If you regularly visit our FTP site at <ftp.tidbits.com> for Macintosh Internet software, be aware that we're moving files and directories around. Things may be rather difficult to find for the next week or so. I'll write more about the reorganization once it's complete. [ACE]
eWorld Rate Correction -- OK, so I blew the eWorld rates last issue. Here's the scoop, straight from the horse's press release. "The basic monthly subscription to the service is $8.95, which includes two free hours of evening or weekend usage. Each subsequent hour of usage is $4.95. In the U.S. and Canada only, there is an hourly surcharge of $2.95 during business hours (6 a.m. to 6 p.m. local time). Access from outside the U.S. carries a $7.95 per hour surcharge (24 hours per day), but no business hour surcharge. There is no extra charge for the use of the Internet mail gateway or for 9,600 bps access." [ACE]
Scott Storkel <email@example.com> writes:
Whoops! As several people have already pointed out, my comments about ETO pricing in TidBITS-231 weren't complete. ETO is $1,295 per year for the first year and $395 for each additional year rather than $1,295 every year as my comments implied.
Phil Ryan <firstname.lastname@example.org> writes in regard to the new PC emulator for the Power Macs that we mentioned in TidBITS-231:
I have had some experience with Utilities Unlimited and their product Emplant, a Mac emulator for the Amiga. Emplant has been in "developmental release" for quite a while. Utilities Unlimited (mainly in the person of Jim Drew, the chief programmer/engineer/president) does support its product strongly via the Internet and the various appropriate newsgroups.
Despite starting from behind in the Mac emulation game (behind Redisoft's Amax Mac emulator) Emplant is clearly the better product, having come out with a Mac-II class machine when Amax was really a souped-up Mac Plus-class machine. Emplant works, in colour, with System 7. It allows active switching between the Amiga and the Mac environments and supports various Amiga screen resolutions as well as standard Mac resolutions. It follows fairly well the CPU power of the particular Amiga that it is on (so a 33 MHz 68040 Amiga performs almost as fast as a 33 MHz 68040 Mac), while maintaining the multitasking of the Amiga.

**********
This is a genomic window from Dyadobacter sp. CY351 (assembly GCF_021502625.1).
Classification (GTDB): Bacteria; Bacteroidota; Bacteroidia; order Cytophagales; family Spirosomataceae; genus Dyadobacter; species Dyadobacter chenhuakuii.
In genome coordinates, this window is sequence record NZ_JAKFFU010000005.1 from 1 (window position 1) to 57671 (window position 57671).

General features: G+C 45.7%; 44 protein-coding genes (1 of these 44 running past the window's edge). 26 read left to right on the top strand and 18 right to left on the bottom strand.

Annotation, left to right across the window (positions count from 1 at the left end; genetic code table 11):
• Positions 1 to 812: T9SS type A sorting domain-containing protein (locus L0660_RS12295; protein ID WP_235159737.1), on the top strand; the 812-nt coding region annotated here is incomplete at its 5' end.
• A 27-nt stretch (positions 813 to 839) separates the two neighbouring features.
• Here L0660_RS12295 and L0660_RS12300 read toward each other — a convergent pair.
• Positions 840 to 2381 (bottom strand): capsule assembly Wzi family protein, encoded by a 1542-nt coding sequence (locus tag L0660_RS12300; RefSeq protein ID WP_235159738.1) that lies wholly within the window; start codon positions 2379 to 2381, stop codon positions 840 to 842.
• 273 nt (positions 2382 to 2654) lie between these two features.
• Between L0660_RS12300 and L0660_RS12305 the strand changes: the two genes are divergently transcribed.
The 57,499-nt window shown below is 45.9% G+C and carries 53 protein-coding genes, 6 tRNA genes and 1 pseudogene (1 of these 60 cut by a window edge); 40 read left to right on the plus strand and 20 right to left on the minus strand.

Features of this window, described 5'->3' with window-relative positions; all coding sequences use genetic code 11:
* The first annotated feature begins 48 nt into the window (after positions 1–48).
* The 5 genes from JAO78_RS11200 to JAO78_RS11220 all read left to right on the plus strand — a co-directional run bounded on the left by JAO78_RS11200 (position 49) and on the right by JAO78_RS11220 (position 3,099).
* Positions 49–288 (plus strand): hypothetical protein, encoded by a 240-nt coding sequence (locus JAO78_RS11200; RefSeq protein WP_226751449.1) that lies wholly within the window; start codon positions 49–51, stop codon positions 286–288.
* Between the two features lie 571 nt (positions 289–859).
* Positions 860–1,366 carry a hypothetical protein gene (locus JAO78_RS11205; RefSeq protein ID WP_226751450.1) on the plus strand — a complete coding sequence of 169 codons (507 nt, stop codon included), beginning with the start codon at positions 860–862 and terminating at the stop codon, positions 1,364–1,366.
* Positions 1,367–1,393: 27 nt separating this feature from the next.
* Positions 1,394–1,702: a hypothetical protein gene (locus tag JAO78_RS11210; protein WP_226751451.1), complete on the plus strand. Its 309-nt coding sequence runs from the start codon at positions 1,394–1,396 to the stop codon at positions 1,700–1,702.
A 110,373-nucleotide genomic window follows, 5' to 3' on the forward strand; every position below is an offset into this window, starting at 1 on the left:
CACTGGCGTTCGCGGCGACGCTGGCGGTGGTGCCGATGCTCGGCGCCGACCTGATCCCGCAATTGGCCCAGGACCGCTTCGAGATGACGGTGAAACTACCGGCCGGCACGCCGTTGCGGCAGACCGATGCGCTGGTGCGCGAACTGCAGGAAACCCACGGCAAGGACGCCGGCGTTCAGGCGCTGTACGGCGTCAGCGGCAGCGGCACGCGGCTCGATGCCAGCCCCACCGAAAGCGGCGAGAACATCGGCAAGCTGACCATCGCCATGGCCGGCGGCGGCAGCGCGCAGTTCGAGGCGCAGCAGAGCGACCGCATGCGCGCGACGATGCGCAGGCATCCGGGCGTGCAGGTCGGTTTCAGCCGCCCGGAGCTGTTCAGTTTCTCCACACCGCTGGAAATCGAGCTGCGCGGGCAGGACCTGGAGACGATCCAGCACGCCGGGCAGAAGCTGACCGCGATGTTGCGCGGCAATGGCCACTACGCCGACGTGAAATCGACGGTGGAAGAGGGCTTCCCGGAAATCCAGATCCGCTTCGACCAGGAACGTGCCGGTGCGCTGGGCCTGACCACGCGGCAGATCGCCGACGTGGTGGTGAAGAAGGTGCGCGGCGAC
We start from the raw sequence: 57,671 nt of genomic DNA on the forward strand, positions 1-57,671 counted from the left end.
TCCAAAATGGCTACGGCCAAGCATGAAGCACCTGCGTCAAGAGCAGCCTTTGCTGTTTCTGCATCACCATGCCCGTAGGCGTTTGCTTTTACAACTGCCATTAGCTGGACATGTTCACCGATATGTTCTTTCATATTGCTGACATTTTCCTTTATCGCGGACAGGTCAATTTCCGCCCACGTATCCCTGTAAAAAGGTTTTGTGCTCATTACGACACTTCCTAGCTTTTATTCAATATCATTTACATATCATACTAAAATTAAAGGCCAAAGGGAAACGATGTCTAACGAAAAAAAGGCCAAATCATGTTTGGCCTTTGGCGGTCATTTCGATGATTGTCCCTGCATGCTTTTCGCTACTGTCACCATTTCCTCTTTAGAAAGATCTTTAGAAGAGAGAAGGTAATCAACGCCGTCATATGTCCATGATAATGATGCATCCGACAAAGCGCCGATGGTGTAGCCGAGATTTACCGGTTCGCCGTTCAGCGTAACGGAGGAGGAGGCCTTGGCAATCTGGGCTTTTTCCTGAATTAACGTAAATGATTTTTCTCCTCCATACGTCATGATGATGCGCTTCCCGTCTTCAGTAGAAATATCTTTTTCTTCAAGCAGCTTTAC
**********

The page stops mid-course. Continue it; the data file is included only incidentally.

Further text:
However, Emplant was not supposed to be just a Mac emulator. It was supposed to be a multi-operating system emulator providing for easy addition of various modules for emulating other operating systems, including DOS/Windows.
I would not be at all surprised if the PC emulator for the Power Mac would be a very good product, be very cheap, and require less of your Power Mac than SoftWindows. I would be surprised if the first release was bug-free, but, like the Mac emulator for the PC (Executor by ARDI) would probably settle down after a while.
Ric Ford <email@example.com> writes:
It seemed odd to mention MacUser in TidBITS-231 and ignore MacWEEK, when MacWEEK has had Internet email addresses for a long time. You can send email to MacWEEK via the Internet for letters at <firstname.lastname@example.org>, for Mac the Knife at <email@example.com> and for individual staff members at <firstname.lastname@example.org>, such as my address, <email@example.com>, and <firstname.lastname@example.org>.
[No slight to MacWEEK was intended of course - we were simply responding to the announcement of the MacUser address. To be fair, then, if other Macintosh or Internet publications (since those are our main topics) wish to send us Internet addresses where readers can reach them, we'll be happy to compose a list for a future issue. -Adam]
Aldus ChartMaker may not print, but that doesn't make it an applet. Jason Stephenson <email@example.com> wrote in response to the TidBITS-230 mention of ChartMaker: "How can anyone call a program that requires 8 MB of hard disk space and wants 4 MB of RAM an 'applet?' Everyone complains about Word's disk requirements but it is less bloated than this thing from Aldus. ChartMaker may provide plenty of functionality in making charts but is not what I consider an applet."
I had assumed that the full 8 MB disk requirement included a small application and various extras (online help, templates, fonts, clip art, and so on). Word requires more hard disk space to install than it actually takes up, and I had assumed that ChartMaker installs similarly. I called Aldus to find out if ChartMaker consumes 8 MB of disk space for the typical user, and found that if you tweak it a bit you can knock it down to 5 MB. I also found that unless you have an installation problem, you must pay $2 per minute for ChartMaker support. Ouch. Overall, I'm not impressed. If we are going to have small, integrated applications, they'd better start out smaller than ChartMaker, and such a goal isn't unrealistic. [TJE]